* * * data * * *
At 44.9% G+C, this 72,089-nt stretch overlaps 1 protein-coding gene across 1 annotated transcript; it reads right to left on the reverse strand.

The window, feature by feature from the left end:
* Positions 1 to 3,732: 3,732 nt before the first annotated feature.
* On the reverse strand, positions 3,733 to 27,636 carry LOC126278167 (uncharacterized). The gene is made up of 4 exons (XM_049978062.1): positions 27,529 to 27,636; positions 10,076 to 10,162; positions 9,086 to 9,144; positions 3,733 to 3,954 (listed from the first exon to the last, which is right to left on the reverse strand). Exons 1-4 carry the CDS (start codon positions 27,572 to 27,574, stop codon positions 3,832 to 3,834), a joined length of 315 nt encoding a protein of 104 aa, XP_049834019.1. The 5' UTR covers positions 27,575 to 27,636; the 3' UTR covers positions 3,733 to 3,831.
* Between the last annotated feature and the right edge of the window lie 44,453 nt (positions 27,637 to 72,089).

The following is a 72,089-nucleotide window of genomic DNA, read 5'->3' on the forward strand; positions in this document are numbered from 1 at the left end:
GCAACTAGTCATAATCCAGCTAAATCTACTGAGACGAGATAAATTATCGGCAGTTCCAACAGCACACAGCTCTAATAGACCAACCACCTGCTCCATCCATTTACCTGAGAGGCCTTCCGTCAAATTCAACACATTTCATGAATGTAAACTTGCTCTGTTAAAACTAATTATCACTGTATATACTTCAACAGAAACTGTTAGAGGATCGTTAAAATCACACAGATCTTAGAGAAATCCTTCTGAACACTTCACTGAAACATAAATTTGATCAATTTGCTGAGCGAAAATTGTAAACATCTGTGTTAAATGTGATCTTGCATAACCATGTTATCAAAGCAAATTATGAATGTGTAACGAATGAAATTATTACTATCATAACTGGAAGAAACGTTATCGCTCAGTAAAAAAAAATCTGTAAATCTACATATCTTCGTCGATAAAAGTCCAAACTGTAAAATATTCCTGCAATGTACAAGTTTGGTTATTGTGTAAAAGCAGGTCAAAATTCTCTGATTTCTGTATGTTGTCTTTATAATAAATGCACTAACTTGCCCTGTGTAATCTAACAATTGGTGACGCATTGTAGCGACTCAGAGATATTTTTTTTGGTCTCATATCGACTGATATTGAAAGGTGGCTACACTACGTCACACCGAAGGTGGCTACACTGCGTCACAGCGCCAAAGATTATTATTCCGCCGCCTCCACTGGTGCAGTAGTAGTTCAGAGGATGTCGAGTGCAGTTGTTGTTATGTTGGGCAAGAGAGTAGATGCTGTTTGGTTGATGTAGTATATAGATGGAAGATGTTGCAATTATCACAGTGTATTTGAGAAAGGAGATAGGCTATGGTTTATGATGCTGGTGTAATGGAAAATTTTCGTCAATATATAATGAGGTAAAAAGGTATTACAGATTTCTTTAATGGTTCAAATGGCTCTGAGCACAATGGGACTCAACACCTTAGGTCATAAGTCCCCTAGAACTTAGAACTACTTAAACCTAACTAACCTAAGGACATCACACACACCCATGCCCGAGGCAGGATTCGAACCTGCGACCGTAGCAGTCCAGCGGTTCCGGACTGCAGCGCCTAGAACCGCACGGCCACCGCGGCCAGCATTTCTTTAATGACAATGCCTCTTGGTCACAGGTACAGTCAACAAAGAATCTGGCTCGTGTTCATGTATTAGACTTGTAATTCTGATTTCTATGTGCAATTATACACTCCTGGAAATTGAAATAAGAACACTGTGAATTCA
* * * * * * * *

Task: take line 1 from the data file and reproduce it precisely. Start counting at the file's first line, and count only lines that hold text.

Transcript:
At 44.9% G+C, this 72,089-nt stretch overlaps 1 protein-coding gene across 1 annotated transcript; it reads right to left on the reverse strand.